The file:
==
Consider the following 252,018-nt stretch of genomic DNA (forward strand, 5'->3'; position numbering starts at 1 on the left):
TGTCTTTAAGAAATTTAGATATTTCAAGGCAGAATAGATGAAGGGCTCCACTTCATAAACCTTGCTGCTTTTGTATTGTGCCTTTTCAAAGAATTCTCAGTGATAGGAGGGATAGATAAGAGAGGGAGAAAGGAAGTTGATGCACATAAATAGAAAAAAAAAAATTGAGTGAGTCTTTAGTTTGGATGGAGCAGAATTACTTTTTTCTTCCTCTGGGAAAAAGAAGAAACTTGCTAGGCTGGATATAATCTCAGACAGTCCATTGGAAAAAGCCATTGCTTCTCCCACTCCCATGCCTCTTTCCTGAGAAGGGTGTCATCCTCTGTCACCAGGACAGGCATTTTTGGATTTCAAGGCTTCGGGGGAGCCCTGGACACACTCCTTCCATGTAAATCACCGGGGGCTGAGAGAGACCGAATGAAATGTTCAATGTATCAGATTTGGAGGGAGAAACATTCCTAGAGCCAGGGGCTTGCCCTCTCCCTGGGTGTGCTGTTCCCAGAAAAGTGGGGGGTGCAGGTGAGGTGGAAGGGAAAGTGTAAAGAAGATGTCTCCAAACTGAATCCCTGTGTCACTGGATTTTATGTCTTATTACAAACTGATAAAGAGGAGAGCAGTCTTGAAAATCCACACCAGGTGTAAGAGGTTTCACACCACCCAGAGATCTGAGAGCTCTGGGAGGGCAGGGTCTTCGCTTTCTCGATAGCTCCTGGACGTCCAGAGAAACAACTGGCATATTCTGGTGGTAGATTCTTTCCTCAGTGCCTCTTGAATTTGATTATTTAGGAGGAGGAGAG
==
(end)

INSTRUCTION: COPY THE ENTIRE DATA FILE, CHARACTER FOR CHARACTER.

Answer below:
Consider the following 252,018-nt stretch of genomic DNA (forward strand, 5'->3'; position numbering starts at 1 on the left):
TGTCTTTAAGAAATTTAGATATTTCAAGGCAGAATAGATGAAGGGCTCCACTTCATAAACCTTGCTGCTTTTGTATTGTGCCTTTTCAAAGAATTCTCAGTGATAGGAGGGATAGATAAGAGAGGGAGAAAGGAAGTTGATGCACATAAATAGAAAAAAAAAAATTGAGTGAGTCTTTAGTTTGGATGGAGCAGAATTACTTTTTTCTTCCTCTGGGAAAAAGAAGAAACTTGCTAGGCTGGATATAATCTCAGACAGTCCATTGGAAAAAGCCATTGCTTCTCCCACTCCCATGCCTCTTTCCTGAGAAGGGTGTCATCCTCTGTCACCAGGACAGGCATTTTTGGATTTCAAGGCTTCGGGGGAGCCCTGGACACACTCCTTCCATGTAAATCACCGGGGGCTGAGAGAGACCGAATGAAATGTTCAATGTATCAGATTTGGAGGGAGAAACATTCCTAGAGCCAGGGGCTTGCCCTCTCCCTGGGTGTGCTGTTCCCAGAAAAGTGGGGGGTGCAGGTGAGGTGGAAGGGAAAGTGTAAAGAAGATGTCTCCAAACTGAATCCCTGTGTCACTGGATTTTATGTCTTATTACAAACTGATAAAGAGGAGAGCAGTCTTGAAAATCCACACCAGGTGTAAGAGGTTTCACACCACCCAGAGATCTGAGAGCTCTGGGAGGGCAGGGTCTTCGCTTTCTCGATAGCTCCTGGACGTCCAGAGAAACAACTGGCATATTCTGGTGGTAGATTCTTTCCTCAGTGCCTCTTGAATTTGATTATTTAGGAGGAGGAGAG